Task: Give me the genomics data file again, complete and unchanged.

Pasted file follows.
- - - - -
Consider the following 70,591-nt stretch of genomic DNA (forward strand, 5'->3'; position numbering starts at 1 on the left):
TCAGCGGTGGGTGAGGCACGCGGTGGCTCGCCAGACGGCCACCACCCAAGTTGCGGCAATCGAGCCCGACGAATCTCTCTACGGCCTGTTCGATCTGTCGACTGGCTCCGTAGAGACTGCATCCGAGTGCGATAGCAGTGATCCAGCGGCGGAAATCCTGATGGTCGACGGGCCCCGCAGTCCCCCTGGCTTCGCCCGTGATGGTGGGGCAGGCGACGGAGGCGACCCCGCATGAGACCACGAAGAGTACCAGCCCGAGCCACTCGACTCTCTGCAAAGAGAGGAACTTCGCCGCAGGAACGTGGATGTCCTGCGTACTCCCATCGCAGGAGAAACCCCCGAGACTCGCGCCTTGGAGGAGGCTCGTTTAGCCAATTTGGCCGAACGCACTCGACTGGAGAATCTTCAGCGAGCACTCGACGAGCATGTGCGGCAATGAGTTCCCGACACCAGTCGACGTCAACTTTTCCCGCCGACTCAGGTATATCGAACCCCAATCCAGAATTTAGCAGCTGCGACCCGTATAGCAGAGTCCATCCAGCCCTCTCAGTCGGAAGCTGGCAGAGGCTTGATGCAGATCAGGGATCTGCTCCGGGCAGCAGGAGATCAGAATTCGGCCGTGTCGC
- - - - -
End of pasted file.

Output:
Consider the following 70,591-nt stretch of genomic DNA (forward strand, 5'->3'; position numbering starts at 1 on the left):
TCAGCGGTGGGTGAGGCACGCGGTGGCTCGCCAGACGGCCACCACCCAAGTTGCGGCAATCGAGCCCGACGAATCTCTCTACGGCCTGTTCGATCTGTCGACTGGCTCCGTAGAGACTGCATCCGAGTGCGATAGCAGTGATCCAGCGGCGGAAATCCTGATGGTCGACGGGCCCCGCAGTCCCCCTGGCTTCGCCCGTGATGGTGGGGCAGGCGACGGAGGCGACCCCGCATGAGACCACGAAGAGTACCAGCCCGAGCCACTCGACTCTCTGCAAAGAGAGGAACTTCGCCGCAGGAACGTGGATGTCCTGCGTACTCCCATCGCAGGAGAAACCCCCGAGACTCGCGCCTTGGAGGAGGCTCGTTTAGCCAATTTGGCCGAACGCACTCGACTGGAGAATCTTCAGCGAGCACTCGACGAGCATGTGCGGCAATGAGTTCCCGACACCAGTCGACGTCAACTTTTCCCGCCGACTCAGGTATATCGAACCCCAATCCAGAATTTAGCAGCTGCGACCCGTATAGCAGAGTCCATCCAGCCCTCTCAGTCGGAAGCTGGCAGAGGCTTGATGCAGATCAGGGATCTGCTCCGGGCAGCAGGAGATCAGAATTCGGCCGTGTCGC